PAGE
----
New Jersey Court Lifts Hold, Allows Bear Hunting Season to Commence
A state judge had previously granted an "emergency stay" temporarily blocking bear hunting in response to a lawsuit filed by several animal rights groups
New Jersey’s first bear hunt in two years began yesterday. The season had originally been scheduled to begin on Monday, December 5, but a state judge had temporarily halted it with an emergency stay. On Tuesday, an appeals court dissolved the stay. Shortly following the decision, the New Jersey Department of Environmental Protection announced the bear season would commence at 4 p.m. on December 6.
A coalition of anti-hunting groups was responsible for the litigation that delayed New Jersey’s newly reinstated fall bear hunt. In 2018, New Jersey governor Phil Murphy banned bear hunting in the state. This fall, in a surprise turn of events, he reversed course and ended the ban, citing public safety concerns. Anti-hunting groups including the Animal Protection League of New Jersey, the Humane Society of the United States, and Friends of the Animals, immediately sued to stop the fall hunt. The organizations allege that the New Jersey Division of Fish and Wildlife doesn’t have an accurate enough population estimate of the state’s bruins to hold a hunt. Former New Jersey legislator Raymond Lezniak, who joined the anti-hunting groups in their lawsuit, called the upcoming bear season “nothing but a trophy hunt…a glamor thing.”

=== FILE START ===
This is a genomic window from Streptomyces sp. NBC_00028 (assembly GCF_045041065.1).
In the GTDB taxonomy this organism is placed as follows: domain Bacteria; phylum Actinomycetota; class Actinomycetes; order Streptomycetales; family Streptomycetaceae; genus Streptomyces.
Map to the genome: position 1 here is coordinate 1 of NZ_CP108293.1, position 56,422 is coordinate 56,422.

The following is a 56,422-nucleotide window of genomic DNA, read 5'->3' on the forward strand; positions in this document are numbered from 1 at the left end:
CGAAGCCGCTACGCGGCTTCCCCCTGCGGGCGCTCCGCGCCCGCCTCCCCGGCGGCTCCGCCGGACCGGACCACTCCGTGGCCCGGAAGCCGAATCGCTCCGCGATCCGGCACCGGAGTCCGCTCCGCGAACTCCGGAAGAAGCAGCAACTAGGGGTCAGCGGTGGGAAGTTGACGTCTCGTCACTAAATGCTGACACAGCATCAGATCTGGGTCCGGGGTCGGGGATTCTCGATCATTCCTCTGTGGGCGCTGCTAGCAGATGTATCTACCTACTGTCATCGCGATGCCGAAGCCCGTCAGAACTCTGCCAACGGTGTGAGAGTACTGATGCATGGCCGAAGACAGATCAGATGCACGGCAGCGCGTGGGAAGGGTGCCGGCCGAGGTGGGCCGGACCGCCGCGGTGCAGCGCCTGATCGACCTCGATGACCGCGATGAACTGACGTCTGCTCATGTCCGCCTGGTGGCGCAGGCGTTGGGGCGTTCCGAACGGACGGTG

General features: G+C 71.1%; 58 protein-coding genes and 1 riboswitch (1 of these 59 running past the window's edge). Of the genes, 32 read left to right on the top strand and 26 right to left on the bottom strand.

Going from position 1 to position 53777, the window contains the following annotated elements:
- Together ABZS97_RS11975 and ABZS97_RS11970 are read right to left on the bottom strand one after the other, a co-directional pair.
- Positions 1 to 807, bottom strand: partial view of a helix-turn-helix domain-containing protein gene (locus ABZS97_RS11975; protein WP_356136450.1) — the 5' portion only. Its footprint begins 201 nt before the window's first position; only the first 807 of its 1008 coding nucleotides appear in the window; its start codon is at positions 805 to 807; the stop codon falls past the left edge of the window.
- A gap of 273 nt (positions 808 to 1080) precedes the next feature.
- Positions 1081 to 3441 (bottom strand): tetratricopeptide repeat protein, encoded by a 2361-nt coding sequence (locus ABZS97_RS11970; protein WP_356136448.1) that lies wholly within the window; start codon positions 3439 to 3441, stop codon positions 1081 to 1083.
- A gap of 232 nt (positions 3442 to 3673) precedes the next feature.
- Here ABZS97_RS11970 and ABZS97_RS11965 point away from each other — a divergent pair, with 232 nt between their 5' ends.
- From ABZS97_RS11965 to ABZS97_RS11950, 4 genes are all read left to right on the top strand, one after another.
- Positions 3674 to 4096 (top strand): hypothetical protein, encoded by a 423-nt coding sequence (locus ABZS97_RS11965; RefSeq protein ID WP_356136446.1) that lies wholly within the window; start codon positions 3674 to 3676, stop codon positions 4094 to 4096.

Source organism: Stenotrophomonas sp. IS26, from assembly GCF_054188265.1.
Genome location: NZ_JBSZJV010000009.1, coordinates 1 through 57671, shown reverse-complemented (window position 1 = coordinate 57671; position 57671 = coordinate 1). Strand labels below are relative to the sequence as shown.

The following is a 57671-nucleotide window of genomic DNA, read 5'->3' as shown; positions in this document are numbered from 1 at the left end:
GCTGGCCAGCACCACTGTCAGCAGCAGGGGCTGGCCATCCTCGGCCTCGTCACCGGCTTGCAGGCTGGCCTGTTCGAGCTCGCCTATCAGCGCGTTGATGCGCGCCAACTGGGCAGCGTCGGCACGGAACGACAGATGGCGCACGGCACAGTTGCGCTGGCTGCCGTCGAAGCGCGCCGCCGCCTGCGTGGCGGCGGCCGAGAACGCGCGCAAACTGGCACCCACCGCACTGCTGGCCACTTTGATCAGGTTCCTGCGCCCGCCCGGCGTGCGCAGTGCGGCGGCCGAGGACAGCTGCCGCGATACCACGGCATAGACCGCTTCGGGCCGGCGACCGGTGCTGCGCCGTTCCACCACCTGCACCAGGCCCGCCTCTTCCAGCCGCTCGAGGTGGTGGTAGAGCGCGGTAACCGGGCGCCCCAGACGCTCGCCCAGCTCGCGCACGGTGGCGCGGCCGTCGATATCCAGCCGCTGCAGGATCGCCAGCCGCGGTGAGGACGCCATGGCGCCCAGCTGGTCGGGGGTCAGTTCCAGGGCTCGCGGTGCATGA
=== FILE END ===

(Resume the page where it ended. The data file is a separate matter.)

In response, on Wednesday, November 30, state appeals court Judge Lisa Rose issued an emergency stay, which indefinitely halted bear hunting in the Garden State. Yesterday’s appeals court decision said the anti-hunting groups may continue their litigation but without a long-term injunction. “We recognize the significant yet competing public interests underscoring both parties’ arguments,“ said the court. “On balance, however, the public interest advanced by respondents is grounded in the protection of the public from the growing bear population and commensurate damage and nuisance incidents. In our view, the balance of hardships tips in respondents’ favor.”
The season will run through Saturday. Unless 20 percent of tagged bears in the state are taken, it may be extended to include December 14 to 17. Field & Stream will continue to monitor the pending litigation.